[box cover]

Femme Fatale

Though Peter Biskind's tell-all book Easy Riders, Raging Bulls spends a lot of time talking about the wunderkinds of '70s filmmaking — Scorsese, Lucas, and Spielberg — one of the more fascinating elements of the film-school generation that Biskind almost totally ignored was the new wave of "B" filmmakers — those who were happy making the sort of genre pictures that helmers like Sam Fuller and Andre De Toth were grinding out in the '50s. This was a new breed as well, comprising such talents as Walter Hill, John Carpenter, George Romero, and Brian De Palma. They never tried to take their personal interests and transform them into something worth Oscar hardware, instead choosing to toil away their entire careers simply creating the films they themselves would want to see on the big screen. Unfortunately for all of them, they have become the renegades, the smugglers, and the iconoclasts — their hard work often results in movies that, more often than not, fail to find a mainstream audience. One could simply argue that none of the above are "sell-outs," and De Palma might be in better straits had Pauline Kael not retired. But the '90s were a cruel decade to this breed, and for De Palma especially — one of his better works (Snake Eyes) was hampered by the re-shoot process, and his big-budget sci-fi effort Mission to Mars flopped. Thankfully, Femme Fatale (2002) is a return to the director's Hitchcockian roots, toying with some of his favorite themes to great effect. Double-crossing her partners after a bravura $10 million diamond heist at the Cannes Film Festival, Laura Ash (Rebecca Romijn-Stamos) finds herself having to get out of France — badly. She tries to get a passport, but one of her partners finds her and nearly kills her. Laura is then found by a grieving family who mistake her for their daughter Lily. It's when the real Lily comes back to the family home to kill herself that Laura steals her passport, and her identity. What she didn't expect was that she would meet Watts (Peter Coyote) on the plane ride back to America and fall in love. Seven years later, Laura returns to Paris with her husband, but shies away from the press (fearing reprisals from her old gang). The press, however, are hard to avoid — her husband has become an ambassador. Yet ace paparazzi photographer Nicholas Bardo (Antonio Banderas) finds himself drawn into Laura's world of intrigue; he gets a photo of her, only to become immersed in her crosses and double-crosses as she seeks to finally seize the money from the diamond heist.

*          *          *

Without question, Femme Fatale is Brian De Palma preaching to the converted. The film is a collection of his favorite ideas about movies (the title alone is telling) with a twist ending that is guaranteed to annoy as many viewers as it thrills. If you're along for the De Palma ride, you'll find much to enjoy here with his brilliant sense of camera placement, split screens, Dutch angles, and an opening sequence with a nearly wordless 20-minute heist — Laura literally strips a model (Rie Rasmussen) of her jewels. All the while, Ryuichi Sakamoto's score riffs on Ravel's "Bolero." If it's your sort of thing, you'll have no complaints. However, those who are lukewarm (or less) on the le auteur terrible probably will find this effort to be a pastiche of ideas from Hitchcock that De Palma has been grafting as long as he's been behind a lens. That said, it's not hard to be on De Palma's side here — he is engaged with his ideas and seems to be wrestling with his own filmography and concerns (as David Lynch did in the similar Mulholland Dr.). With so many new movies that come across like filmed sitcoms, it's nice to watch a film by a director who knows how to use a camera, and — above all else — De Palma remains captivated by the entire filmmaking process. He ensures his audience is provoked, and he's armed with the cinematic know-how to make this material work. We can only hope he remains a smuggler for some time yet. Warner's DVD release of Femme Fatale presents the film in an anamorphic transfer (1.85:1) with Dolby Digital 5.1 audio. Supplements include a standard behind-the-scenes spot (4 min.), but it is surpassed by two documentaries from Laurent Bouzereau: "Visualizing Femme Fatale" (11 min.) and "Femme Fatale: An Appreciation" (23 min.) — both are thorough efforts, interviewing De Palma, Romijn-Stamos, Banderas, Coyote, director of photography Thierry Arbogast, composer Sakamoto, and on-set photographer Bart De Palma (the director's brother). Rounding out the package is a collection of scenes and stills, as well as the American and French trailers. Snap-case.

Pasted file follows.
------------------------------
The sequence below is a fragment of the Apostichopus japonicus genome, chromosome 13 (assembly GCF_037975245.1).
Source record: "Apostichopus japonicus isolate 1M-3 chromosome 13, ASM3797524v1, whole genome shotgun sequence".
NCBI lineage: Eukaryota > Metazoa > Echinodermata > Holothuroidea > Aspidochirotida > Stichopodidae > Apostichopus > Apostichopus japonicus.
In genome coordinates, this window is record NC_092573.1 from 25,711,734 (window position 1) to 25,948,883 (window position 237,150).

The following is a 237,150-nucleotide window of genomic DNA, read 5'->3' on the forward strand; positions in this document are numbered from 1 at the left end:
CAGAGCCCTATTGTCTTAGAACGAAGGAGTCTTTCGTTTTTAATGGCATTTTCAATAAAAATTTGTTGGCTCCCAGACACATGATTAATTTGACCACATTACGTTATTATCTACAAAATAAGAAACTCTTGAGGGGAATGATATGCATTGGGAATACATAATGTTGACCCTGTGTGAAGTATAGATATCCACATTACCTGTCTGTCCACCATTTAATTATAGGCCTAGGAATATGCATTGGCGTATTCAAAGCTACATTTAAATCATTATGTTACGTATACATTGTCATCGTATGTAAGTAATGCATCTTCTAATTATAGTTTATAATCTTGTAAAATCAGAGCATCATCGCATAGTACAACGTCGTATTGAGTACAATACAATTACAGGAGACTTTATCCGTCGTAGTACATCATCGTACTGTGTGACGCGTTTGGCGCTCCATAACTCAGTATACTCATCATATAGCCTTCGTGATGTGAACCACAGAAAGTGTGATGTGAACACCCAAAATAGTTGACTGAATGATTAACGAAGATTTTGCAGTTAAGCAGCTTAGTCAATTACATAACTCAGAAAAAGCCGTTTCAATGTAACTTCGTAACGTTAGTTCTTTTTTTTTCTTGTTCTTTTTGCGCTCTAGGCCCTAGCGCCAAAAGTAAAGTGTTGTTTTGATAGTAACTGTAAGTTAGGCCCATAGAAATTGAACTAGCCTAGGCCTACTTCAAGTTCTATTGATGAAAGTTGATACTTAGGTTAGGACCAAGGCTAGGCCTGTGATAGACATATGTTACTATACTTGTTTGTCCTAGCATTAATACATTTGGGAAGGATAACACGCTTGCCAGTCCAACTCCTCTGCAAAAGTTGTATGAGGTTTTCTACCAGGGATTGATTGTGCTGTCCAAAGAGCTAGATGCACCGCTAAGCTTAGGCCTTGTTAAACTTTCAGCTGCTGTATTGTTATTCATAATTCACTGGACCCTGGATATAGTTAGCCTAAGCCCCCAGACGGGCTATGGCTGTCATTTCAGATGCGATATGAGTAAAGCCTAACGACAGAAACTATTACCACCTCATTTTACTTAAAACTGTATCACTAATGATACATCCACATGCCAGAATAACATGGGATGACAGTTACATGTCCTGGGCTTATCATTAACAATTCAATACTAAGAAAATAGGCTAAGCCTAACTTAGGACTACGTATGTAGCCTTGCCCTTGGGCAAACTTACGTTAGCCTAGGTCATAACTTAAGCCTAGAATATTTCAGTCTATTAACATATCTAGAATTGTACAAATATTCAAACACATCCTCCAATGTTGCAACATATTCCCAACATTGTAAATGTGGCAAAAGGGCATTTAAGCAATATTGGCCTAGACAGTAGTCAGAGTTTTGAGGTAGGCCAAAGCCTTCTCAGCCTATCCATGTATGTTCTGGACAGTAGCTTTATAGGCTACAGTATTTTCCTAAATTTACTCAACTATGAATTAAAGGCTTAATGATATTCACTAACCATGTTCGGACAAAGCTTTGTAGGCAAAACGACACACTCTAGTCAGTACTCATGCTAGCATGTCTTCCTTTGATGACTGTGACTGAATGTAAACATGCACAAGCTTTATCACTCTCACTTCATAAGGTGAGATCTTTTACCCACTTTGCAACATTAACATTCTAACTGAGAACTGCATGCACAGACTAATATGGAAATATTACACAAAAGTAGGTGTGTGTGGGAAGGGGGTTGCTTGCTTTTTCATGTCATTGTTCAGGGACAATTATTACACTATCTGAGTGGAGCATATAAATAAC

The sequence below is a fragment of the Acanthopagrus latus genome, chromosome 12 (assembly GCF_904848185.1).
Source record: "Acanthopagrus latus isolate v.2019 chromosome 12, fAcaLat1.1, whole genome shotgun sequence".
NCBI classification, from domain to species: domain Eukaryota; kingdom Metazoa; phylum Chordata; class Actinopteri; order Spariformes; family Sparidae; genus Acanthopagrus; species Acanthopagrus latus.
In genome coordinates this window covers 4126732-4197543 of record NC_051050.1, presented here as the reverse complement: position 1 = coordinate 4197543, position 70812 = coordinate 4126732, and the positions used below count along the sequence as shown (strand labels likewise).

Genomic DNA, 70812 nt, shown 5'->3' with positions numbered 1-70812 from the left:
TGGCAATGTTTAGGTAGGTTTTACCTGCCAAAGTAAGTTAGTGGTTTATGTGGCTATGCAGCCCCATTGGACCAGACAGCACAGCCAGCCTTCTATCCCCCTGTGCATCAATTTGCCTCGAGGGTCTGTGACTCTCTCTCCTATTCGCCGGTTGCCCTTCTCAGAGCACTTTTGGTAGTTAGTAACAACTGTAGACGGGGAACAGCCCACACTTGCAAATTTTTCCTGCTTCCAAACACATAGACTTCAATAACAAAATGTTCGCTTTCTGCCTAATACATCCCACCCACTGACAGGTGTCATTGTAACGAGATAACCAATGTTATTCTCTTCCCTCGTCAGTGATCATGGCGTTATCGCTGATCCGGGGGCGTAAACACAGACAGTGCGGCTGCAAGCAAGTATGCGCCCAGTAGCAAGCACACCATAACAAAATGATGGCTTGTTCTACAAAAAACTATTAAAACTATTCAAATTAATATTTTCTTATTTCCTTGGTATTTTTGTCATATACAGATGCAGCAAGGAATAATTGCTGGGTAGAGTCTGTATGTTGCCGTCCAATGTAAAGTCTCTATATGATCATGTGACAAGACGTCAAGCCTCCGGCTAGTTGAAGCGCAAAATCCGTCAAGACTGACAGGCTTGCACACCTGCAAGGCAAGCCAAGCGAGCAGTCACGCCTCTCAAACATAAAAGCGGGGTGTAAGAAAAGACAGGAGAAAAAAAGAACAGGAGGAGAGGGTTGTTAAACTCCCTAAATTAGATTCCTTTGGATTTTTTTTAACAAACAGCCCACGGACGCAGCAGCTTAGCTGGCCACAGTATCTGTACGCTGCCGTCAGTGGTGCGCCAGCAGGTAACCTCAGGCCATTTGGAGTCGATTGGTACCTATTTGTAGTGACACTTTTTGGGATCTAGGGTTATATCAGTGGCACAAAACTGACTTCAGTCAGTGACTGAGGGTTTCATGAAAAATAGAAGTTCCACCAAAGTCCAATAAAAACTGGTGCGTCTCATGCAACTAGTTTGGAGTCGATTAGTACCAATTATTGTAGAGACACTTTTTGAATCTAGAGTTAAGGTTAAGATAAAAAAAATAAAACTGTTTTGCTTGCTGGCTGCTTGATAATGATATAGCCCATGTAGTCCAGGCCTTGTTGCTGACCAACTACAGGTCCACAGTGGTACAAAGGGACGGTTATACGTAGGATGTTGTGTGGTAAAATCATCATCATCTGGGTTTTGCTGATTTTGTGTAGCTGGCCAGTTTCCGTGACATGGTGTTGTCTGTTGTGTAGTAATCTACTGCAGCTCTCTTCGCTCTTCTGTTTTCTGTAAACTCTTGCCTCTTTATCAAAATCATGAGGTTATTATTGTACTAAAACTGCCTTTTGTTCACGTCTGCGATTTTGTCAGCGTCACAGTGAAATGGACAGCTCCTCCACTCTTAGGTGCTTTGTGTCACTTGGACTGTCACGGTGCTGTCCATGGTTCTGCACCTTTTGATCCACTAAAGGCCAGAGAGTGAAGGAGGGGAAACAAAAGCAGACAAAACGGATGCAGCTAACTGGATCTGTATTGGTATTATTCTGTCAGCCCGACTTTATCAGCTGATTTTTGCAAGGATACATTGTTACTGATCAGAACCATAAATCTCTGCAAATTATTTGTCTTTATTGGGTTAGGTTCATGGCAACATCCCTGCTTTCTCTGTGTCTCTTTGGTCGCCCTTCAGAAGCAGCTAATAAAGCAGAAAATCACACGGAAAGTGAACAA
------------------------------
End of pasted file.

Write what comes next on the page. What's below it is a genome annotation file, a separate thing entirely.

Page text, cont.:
—DSH



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